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Rest in peace, Barry Mitchell

Over a period of years, we are schooled in a process commonly referred to as “the life cycle. Simply stated: You’re born, you live a span of years, and you die.   

Typically, the birthing process is a happy occasion as family members smile, friends offer congratulations, and a process of embracing life begins.  

The second phase is full of highs and lows, joys and sorrows, trials and tribulations, all embraced as the maturing and learning process of living.  

In our society, it is the third process that is the most difficult to embrace. Tears of sorrow, emptiness of heart and personal soul searching provide a range of extreme mixed feelings. The sorrow we feel is often for self and other loved ones left behind as it engages feelings of loneliness and an oftenchallenging examination of now near we ourselves are to that final phase. 

This past summer, I lost a good friend, Barry Mitchell. It has taken me several months of attempting to reconcile the full breadth of this loss to reach a point of attempting to deal with it within the contents of this writing.  

I have a full range of memories of growing up in Hartselle during my formative years that include Barry. Certainly that is a condition of many people who grew up during that time. Many still live there, and others, like myself, moved on to other things and places.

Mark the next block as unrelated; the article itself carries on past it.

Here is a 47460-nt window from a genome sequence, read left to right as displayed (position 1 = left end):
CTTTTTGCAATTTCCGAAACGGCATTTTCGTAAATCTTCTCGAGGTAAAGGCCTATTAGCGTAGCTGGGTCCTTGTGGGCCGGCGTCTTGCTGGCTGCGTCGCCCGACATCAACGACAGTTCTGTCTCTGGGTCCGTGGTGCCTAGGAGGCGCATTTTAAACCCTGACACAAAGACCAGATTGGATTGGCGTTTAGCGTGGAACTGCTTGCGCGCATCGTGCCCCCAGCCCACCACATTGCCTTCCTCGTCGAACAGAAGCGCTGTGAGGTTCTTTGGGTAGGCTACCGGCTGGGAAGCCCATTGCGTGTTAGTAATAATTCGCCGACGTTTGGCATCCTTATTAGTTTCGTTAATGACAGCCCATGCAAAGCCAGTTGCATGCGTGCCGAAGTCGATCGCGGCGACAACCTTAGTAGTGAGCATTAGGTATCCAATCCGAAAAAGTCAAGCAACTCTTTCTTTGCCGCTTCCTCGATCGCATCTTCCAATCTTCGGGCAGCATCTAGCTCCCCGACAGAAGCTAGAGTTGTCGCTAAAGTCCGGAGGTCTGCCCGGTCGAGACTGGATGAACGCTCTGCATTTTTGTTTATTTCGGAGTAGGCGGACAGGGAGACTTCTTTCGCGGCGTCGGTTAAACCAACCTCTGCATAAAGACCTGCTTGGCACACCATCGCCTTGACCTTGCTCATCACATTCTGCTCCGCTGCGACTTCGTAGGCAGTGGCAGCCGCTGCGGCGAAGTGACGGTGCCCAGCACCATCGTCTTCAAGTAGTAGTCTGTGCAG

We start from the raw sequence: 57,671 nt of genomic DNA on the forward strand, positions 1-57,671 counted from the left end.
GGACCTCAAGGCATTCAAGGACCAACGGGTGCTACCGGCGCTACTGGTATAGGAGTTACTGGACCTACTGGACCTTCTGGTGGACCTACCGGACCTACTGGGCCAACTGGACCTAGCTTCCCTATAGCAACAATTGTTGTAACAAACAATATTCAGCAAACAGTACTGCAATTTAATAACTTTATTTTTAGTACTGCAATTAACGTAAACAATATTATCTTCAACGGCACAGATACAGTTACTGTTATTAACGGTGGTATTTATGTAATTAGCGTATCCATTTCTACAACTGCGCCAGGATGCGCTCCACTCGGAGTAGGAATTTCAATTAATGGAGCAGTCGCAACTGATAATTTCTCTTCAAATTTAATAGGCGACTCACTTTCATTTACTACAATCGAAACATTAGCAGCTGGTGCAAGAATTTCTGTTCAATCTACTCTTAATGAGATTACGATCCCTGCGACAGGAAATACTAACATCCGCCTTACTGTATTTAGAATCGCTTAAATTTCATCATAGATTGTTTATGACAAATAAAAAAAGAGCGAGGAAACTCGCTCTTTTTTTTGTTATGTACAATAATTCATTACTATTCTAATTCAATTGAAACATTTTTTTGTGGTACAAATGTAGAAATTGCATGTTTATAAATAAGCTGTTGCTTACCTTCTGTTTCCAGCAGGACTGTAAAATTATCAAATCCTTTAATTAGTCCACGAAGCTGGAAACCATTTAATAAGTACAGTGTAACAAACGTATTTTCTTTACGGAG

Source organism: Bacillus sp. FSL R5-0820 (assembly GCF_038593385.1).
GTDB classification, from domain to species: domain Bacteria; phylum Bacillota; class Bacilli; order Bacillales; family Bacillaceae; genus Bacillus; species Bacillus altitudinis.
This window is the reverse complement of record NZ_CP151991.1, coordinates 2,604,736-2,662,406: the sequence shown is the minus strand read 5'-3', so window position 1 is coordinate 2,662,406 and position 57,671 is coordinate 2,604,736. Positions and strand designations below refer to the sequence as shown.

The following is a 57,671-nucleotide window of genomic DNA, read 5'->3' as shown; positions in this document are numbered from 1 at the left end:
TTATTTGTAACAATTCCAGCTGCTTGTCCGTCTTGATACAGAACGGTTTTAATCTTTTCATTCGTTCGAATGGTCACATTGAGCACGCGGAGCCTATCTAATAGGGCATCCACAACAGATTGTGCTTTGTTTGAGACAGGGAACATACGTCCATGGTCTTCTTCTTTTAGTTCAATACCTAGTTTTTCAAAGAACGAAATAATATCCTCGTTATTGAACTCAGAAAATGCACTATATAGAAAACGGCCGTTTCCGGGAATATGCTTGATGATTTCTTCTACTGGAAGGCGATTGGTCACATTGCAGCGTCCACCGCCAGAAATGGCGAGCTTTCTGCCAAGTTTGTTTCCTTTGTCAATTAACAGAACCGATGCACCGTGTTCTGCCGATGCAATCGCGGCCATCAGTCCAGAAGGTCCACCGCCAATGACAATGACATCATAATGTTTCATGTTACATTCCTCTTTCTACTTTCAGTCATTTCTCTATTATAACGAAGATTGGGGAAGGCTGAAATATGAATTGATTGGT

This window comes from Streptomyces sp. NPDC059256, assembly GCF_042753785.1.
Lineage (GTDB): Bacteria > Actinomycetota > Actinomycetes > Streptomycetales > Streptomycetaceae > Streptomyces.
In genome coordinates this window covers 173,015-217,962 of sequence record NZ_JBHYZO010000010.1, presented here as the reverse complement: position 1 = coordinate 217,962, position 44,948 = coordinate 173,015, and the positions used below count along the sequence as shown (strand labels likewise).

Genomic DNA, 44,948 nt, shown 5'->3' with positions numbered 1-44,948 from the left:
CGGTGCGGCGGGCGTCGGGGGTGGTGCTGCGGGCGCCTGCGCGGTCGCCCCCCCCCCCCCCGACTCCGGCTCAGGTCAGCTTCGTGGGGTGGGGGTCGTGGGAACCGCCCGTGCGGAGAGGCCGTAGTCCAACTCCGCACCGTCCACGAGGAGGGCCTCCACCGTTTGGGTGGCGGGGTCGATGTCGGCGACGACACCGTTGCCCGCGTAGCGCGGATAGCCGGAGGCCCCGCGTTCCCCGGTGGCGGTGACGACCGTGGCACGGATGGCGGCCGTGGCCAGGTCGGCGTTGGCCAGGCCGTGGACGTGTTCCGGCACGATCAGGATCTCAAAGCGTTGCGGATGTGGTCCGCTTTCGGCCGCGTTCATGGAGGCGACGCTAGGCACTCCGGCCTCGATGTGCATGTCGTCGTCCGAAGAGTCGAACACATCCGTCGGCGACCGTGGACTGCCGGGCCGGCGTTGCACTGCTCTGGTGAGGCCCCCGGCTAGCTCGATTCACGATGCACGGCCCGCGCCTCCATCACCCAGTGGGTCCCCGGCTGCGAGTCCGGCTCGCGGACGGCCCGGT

All of us who counted Barry as our friend are now left to examine the meaning of our being and the hole left in our hearts by his passing. 

Teenage years have always been challenging and often form the basis of who we are and who we become. So is the case with Barry. A number of people can attest to his fabulous personality, wonderful attitude and contagious sense of humor. He was the epitome of a friend.  

Even though it had been a number of years since I had seen him, I continue to mourn his passing and have great difficulty in filling this hole I feel in the deepest part of my soul.  

Barry was the type whose engagement with others was such that you’d never know he had a single bad day in his life. Even in the past several months before his passing, conversations with him left me uplifted and with a smile on my face. Even the times I talked with him that I knew for certain he wasn’t having a good day, he always made sure he gave more than he took from out talks 

It is my hope as he hung up the phone that he could smile himself, if for no other reason than he had made me laugh. 

So Barry, for all those great times – from Deer Springs to Tuscaloosa, from the backroom pool table at United Stage Equipment to the Key Club conventions throughout Alabama – and for great times that, if detailed, could fill a modern novel, thank you for a life well lived.   

I, among many others in Hartselle, love you and miss you. You touched a number of people with your wit, your talent and your courage as you were forced to embrace that final stage of the “life cycle.  

It has been said that a person experiences two deaths: the first when we cease to physically exist and the second when your name is uttered among the living for the last time. In your case, you’ll live on for a long time. 

Gary Lawrence 

Mount Airy, North Carolina 

Formerly of Hartselle  

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